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Ricotta Cheesepost #1 of 78/4/03 at 5:10pmThread StarterI am looking to make a batch of homemade ricotta, but thus far all the information I have unearthed is inconsistent. Specifically, I have one source telling me to add lemon juice and vinegar and heat the milk to 210. Another source tells me to add the vinegar alone and only heat to 200 and allow to site at room temp for 6 hours. And yet another has me refrigerating the curd/whey mixture immediately after removing it from the heat source, as well as adding heavy cream to the milk. :confused: Anybody?post #2 of 78/5/03 at 5:46pmIn Madhur Jaffrey's World Vegetarian there are a few cheese recipes:
Paneer, Indian style cottage cheese
Joban, Syrian Cheese
If you want one of these recipe, just let me know.When I get a little money, I buy books. And if there is any left over, I buy food.
- Desiderius Erasmuspost #3 of 78/5/03 at 5:54pmI knew I had a recipe somewhere, it's from Sarah Moulton.
Homemade Ricotta Cheese
Makes about 2 cups
2 quarts whole organic milk
1 pint cultured buttermilk
2 tablespoons salt
1 tablespoon fresh ground pepper or morita chile (optional)
Combine the two milks in a large pot and slowly heat to 175 to 180 F., stirring occasionally.
When the temperature is correct, stir in the salt and remove the pot from the heat.
Slowly pour the cheese into a sterile container lined with cheesecloth placed over a large bowl. It you need to use a "pouring utensil" (such as a ladle), make sure it is sterile as well.
Immediately cover the cheese with foil or plastic wrap and refrigerate it. It should drip for 24 hours.
Transfer cheese to a big jar and use it anywhere you would use bought ricotta, such as in stuffed pastas, salads, etc. It will keep in the fridge for a few days. (It cannot be frozen.)When I get a little money, I buy books. And if there is any left over, I buy food.
- Desiderius Erasmuspost #4 of 78/5/03 at 8:13pmThread StarterIsa is always there! Thanks!
I guess the buttermilk is adding the acid. Do you happen to have a recipe laying around for just acid and whole milk, by chance?
You're the best!post #5 of 78/9/03 at 4:04pmpost #6 of 78/10/03 at 2:21pmThread Starterhmmmm.....
I am in search of a recipe & technique for ricotta that uses only whole milk, vinegar &/or lemon juice.post #7 of 78/10/03 at 3:23pmHow about this:
Homemade Ricotta Cheese
Makes about 2 cups (1/2 pound)
I gallon whole milk
1/4 cup lemon juice
Kosher or sea salt
Heat the milk with the lemon juice in a stainless steel or other nonreactive pot over medium-low heat only until the curds separate from the whey; do not let the milk scorch.
Line a colander with three layers of cheesecloth. Pour the mixture into the colander. Bring the ends of the cheesecloth together and tie them securely with kitchen twine. Tie the twine to a wooden spoon handle. Rest the spoon with the cheesecloth over a deep bowl. Depending on the consistency you desire, allow the bag to hang for 2 to 3 hours in the refrigerator. The longer you leave it, the stiffer the curds will become.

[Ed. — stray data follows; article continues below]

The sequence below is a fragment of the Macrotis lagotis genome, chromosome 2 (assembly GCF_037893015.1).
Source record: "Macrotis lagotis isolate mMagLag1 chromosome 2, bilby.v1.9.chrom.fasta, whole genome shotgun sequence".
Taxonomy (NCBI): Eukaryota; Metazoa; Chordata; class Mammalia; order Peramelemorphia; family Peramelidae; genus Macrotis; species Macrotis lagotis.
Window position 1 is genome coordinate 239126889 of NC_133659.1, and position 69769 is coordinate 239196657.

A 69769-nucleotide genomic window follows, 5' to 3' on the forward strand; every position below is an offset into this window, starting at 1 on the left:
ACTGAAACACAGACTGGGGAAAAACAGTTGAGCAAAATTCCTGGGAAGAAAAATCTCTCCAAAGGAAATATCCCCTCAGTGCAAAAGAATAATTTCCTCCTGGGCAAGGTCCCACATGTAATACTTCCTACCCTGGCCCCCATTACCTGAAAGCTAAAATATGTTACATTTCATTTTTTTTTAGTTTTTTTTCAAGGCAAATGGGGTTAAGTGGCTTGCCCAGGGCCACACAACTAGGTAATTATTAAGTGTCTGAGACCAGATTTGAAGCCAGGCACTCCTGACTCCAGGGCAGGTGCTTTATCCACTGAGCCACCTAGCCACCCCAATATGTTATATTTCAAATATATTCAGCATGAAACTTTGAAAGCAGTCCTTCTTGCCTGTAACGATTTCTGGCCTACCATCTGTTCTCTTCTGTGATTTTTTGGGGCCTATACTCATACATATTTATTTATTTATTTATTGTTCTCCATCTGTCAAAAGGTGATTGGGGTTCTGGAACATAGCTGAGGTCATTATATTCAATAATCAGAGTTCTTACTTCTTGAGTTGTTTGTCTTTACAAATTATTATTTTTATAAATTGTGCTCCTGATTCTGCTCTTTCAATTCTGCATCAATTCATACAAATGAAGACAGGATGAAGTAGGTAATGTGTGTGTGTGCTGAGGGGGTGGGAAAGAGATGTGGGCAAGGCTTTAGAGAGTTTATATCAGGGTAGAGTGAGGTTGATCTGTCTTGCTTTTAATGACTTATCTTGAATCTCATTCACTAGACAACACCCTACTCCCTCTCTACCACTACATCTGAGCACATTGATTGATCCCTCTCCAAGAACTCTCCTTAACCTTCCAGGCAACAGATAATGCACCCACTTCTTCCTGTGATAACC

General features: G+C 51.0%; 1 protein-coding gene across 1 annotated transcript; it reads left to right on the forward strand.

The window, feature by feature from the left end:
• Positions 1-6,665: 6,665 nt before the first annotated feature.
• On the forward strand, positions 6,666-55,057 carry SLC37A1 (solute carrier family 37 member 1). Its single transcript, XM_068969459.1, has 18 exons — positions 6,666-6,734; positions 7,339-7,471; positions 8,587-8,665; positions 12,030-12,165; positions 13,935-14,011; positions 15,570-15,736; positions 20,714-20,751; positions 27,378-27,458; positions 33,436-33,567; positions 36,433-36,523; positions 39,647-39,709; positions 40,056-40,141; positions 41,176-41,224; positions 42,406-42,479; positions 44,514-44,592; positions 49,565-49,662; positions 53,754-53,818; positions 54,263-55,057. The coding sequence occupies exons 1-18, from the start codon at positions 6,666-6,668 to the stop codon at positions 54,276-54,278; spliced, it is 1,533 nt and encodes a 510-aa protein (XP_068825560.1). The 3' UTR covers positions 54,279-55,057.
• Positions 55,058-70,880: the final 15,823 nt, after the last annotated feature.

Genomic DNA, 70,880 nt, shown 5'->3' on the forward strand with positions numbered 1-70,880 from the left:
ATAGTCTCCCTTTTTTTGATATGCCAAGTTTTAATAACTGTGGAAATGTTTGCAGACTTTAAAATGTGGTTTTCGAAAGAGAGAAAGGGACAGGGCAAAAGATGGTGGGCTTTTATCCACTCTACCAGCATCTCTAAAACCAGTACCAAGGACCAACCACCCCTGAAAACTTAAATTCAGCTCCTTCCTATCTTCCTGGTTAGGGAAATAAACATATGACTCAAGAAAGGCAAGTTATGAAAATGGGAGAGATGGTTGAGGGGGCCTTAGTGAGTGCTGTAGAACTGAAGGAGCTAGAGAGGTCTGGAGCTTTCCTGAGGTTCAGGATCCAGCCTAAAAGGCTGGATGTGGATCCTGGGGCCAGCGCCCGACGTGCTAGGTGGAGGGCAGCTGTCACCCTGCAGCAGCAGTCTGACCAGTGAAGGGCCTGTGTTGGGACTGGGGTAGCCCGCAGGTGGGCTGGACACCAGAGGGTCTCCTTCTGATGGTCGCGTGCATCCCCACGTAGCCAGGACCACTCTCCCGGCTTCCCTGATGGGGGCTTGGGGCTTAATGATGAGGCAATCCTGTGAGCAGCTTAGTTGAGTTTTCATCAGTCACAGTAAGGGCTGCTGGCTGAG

When it is ready, unmold the cheese. Season with salt and store in an airtight container in the refrigerator for 3 days. You might also season the ricotta with minced chives or green garlic, cracked black pepper, and a little olive oil.
2 qts regular milk
3 tbsp distilled white vinegar or 1/4 cup strained fresh lemon juice
Salt, if desired
Pour the milk into a heavy stainless-steel or
enameled saucepan and stir in the vinegar or lemon
juice; set the pot over very low heat and bring the
milk very slowly to a simmer ( a reading of 200F on a
thermometer). There will be fine beads around the
edge of the milk, which will look foamy but will not
appear to be boiling; remove the pot from the heat and
set it, covered, in a spot where the temperature will
remain fairly uniform at a reading between 80 and 100
degrees; (an unheated oven, without a pilot light, is
a good spot) let the milk stand for about 6 hours or
until a solid curd floats above the liquid (the whey);
more or less time may be required, depending on the
temperature of the environment and the characteristics
of the milk; line a fine sieve with doubled dampened
cheesecloth (or better yet, two layers of very
fine-meshed nylon curtain netting, dampened) and set
it over a bowl; dump the curds and whey into the sieve
and allow the whey to drain off until the ricotta is
yogurtlike; if you want a firmer cheese, tie the
corners of the cloth to form a bag and hang it up to
drain further; (in warm weather, the draining might
well be completed in the refrigerator; when the
texture of the cheese is to your liking, add a little
salt (from 1/4 to 1/2 teaspoon) if you wish; store the
cheese, covered, in the refrigerator; it will be at
its best after it has chilled for 24 hours, and it
will keep well for 4 or 5 days. Makes about 1 pound.When I get a little money, I buy books. And if there is any left over, I buy food.
- Desiderius Erasmus
- Ricotta Cheese
- Antipasto Panini
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